I fell in love with it when I saw it as a boy. Almost 30 years later, I may see it in real life. The development time may have been slower than molasses, but I am closer to it now than I have ever been. What is it? The mid-engined Corvette.
My first encounter with a mid-pot ‘Vette would be the 1970 XP-882. I still remember the feeling of shock and awe I had when I saw this car in a magazine. I was trained in the ways of Corvette. I knew what a proper Corvette was supposed to be. I held the traditions of the GM Halo car in high regard. Nonetheless, I saw this as a precursor to Chevy stomping Ferrari. I dreamt about the Ford GT and a mid-engine Corvette racing side-by-side at LeMans. Alas, ’twas but a dream. I was not going to see anything remotely resembling a production Corvette with an engine amidships. I dared not even hope for it – until recently.
Then came the XP-819. Since I liked the C3 (a whole lot), this was right up my alley. Swoopy curves and thrust from the rear. It seemed like a natural progression of the Plastic Fantastic. Sadly, it was another poster car and nothing more. I figured that some big wig at GM was saying: “Hold on a couple of years and we’ll release it!” I remained hopeful. Needless to say, no mid-engine ‘Vette.
CERV-III bored me. By that time, I had heard so many stories, rumors and promises that I barely paid any attention. I had been deceived and was probably scarred by the bowtie division so deeply that I didn’t even take them seriously. No other mid-engined ‘Vette concept would be any more that that – a concept. Therefore I took the CERV-III and every concept coming after it with the same amount of excitement as a Scion C-HR Concept. All shirt, no trousers.
Now I have another mid-engine carrot dangled above my head. I’ve heard about the specs. Yes. I heard about the testing GM has done recently, but I can’t help but think it is little more than a placebo. Please tell me that I am wrong. I want to be wrong.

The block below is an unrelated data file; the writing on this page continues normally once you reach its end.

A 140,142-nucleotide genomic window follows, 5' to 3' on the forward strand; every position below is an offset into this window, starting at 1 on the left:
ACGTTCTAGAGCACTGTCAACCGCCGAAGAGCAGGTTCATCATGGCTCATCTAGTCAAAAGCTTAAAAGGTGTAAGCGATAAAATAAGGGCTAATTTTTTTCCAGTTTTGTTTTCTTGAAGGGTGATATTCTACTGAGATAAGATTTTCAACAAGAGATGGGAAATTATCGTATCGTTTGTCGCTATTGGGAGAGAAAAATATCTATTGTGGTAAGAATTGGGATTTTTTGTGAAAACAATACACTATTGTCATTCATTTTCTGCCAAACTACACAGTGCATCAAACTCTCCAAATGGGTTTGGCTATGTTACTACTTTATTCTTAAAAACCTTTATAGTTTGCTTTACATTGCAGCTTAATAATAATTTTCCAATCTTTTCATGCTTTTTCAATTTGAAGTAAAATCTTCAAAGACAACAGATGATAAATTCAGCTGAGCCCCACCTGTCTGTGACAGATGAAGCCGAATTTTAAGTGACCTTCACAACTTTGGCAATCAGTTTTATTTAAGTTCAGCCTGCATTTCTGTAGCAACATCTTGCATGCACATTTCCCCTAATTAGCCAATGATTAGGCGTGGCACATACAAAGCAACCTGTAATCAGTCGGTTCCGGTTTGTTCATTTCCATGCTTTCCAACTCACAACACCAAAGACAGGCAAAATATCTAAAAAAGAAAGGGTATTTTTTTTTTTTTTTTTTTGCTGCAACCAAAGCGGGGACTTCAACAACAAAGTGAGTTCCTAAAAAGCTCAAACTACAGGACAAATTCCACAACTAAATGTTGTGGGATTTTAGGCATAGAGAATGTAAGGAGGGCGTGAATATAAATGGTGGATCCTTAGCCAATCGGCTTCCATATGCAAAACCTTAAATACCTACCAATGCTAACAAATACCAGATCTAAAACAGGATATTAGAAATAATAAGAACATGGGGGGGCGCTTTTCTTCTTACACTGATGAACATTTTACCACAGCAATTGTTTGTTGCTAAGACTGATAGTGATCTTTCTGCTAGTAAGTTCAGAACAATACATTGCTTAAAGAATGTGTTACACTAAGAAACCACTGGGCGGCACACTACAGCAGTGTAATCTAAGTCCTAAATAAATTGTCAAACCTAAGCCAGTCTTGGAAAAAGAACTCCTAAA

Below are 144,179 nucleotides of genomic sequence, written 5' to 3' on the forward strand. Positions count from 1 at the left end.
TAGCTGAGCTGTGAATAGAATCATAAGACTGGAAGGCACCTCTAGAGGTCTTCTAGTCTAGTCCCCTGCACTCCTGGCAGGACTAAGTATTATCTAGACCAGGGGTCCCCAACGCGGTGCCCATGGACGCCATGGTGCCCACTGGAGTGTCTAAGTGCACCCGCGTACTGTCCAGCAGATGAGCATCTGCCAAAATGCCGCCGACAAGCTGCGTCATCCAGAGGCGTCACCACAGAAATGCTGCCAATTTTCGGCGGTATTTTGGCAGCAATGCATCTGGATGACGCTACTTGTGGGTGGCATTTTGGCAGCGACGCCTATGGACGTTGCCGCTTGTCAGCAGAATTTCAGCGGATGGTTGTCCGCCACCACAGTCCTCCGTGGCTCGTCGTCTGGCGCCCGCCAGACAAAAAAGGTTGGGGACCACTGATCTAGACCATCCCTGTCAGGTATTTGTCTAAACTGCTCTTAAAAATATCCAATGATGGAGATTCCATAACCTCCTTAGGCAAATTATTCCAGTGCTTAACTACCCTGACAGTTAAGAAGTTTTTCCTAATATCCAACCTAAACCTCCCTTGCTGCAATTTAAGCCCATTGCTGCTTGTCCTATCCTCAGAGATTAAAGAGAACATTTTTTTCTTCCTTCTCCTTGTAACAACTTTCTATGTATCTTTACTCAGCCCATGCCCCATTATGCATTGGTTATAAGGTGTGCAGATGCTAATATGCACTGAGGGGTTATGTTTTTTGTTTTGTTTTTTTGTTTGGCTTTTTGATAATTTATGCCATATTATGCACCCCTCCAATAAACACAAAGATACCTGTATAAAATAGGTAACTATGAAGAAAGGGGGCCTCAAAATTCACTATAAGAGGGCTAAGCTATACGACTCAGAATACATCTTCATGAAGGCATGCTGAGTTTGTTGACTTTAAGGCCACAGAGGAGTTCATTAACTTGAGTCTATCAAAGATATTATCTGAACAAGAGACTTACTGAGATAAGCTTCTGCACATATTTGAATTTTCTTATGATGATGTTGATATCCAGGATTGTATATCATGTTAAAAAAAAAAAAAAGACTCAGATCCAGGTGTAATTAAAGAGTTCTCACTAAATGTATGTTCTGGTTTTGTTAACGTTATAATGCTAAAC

I am absolutely smitten by the front-mounted car. I always have been. However, a car from Bowling Green that has the same layout as one from Zuffenhausen would be wonderful. I’ll sit still as the facts come across my desk.
Development on the C7’s replacement has begun, and rumor has it, a mid-engine variant is in the works. Mark Reuss, head of Global Product development, says that the C8 will be “revolutionary.” To some Corvette watchers, that can only mean one thing: a mid-engine Chevy super car. I prefer to hold out judgement. “Revolutionary” is a relative term. It could be a hybrid engine or four-wheel drive car. When it comes to Corvettes, revolution is confined to the brand legacy, not the entire industry.
The Ford GT’s MSRP is around $450,000; that’s quite a bit of money for a Corvette. I am sure that Chevy would undercut that but a few hundred thousand, but the current model is ringing in at about $55,000- $60,000. The Corvette faithful have always reveled in the fact that they could comfortably slip from the current to the newest model with little or no discomfort. Even if the V8 is accompanied (or replaced) with a V6 (naturally aspirated, turbocharged or hybrid), the car would still have a steeper price than usual. If the price is as little as $150,000, that won’t be such a smooth transition.
The cabin would have to be far forward. Let’s face it, we just got the cabin to a point where we don’t complain incessantly about ergonomics. I would hate to tamper with that by reconfiguring it for a mid-engine design. Pray to the design gods that it is comfortable and inviting – a lot of mid-engine cockpits aren’t. Are we ready for a ‘Vette with flying buttresses like the McLaren 570S and Ford GT? Remember, Ferrari got us used to the idea of a front-engine car way back in the ’50’s. They’ve had half-a-century to lull us into acceptance (a proper Ferrari is still mid-engine). To convince us of the opposite, Chevy doesn’t have that advantage.
The mid-engine Corvette has been a fantasy purported by the automotive press. Is Chevy finally going to build a direct competitor to the likes of Ferrari and Lamborghini? Recent evidence suggests that, but don’t start jumping for joy just yet. Many reports have been released about a BMW M1 successor too, remember? While I am hesitant to sound the alarm, that ten-year old boy inside me still holds out hope.